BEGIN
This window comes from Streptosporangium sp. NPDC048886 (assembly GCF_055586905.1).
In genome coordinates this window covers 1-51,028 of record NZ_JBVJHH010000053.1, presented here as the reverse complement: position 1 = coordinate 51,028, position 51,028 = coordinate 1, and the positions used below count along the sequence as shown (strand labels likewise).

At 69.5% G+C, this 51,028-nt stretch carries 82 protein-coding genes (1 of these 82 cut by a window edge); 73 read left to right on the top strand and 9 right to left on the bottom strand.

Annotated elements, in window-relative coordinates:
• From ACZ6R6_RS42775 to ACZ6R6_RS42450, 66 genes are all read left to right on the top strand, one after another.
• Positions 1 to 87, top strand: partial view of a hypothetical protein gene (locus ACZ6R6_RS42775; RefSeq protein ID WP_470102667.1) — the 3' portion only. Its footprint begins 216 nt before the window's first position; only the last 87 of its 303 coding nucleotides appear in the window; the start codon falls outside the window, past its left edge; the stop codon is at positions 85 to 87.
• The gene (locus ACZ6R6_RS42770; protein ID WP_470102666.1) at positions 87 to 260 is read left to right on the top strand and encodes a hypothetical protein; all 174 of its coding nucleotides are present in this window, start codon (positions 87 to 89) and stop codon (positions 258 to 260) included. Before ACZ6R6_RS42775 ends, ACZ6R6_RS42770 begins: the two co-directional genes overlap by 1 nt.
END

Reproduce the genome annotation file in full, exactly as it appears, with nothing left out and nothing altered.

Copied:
This window comes from Streptosporangium sp. NPDC048886 (assembly GCF_055586905.1).
In genome coordinates this window covers 1-51,028 of record NZ_JBVJHH010000053.1, presented here as the reverse complement: position 1 = coordinate 51,028, position 51,028 = coordinate 1, and the positions used below count along the sequence as shown (strand labels likewise).

At 69.5% G+C, this 51,028-nt stretch carries 82 protein-coding genes (1 of these 82 cut by a window edge); 73 read left to right on the top strand and 9 right to left on the bottom strand.

Annotated elements, in window-relative coordinates:
• From ACZ6R6_RS42775 to ACZ6R6_RS42450, 66 genes are all read left to right on the top strand, one after another.
• Positions 1 to 87, top strand: partial view of a hypothetical protein gene (locus ACZ6R6_RS42775; RefSeq protein ID WP_470102667.1) — the 3' portion only. Its footprint begins 216 nt before the window's first position; only the last 87 of its 303 coding nucleotides appear in the window; the start codon falls outside the window, past its left edge; the stop codon is at positions 85 to 87.
• The gene (locus ACZ6R6_RS42770; protein ID WP_470102666.1) at positions 87 to 260 is read left to right on the top strand and encodes a hypothetical protein; all 174 of its coding nucleotides are present in this window, start codon (positions 87 to 89) and stop codon (positions 258 to 260) included. Before ACZ6R6_RS42775 ends, ACZ6R6_RS42770 begins: the two co-directional genes overlap by 1 nt.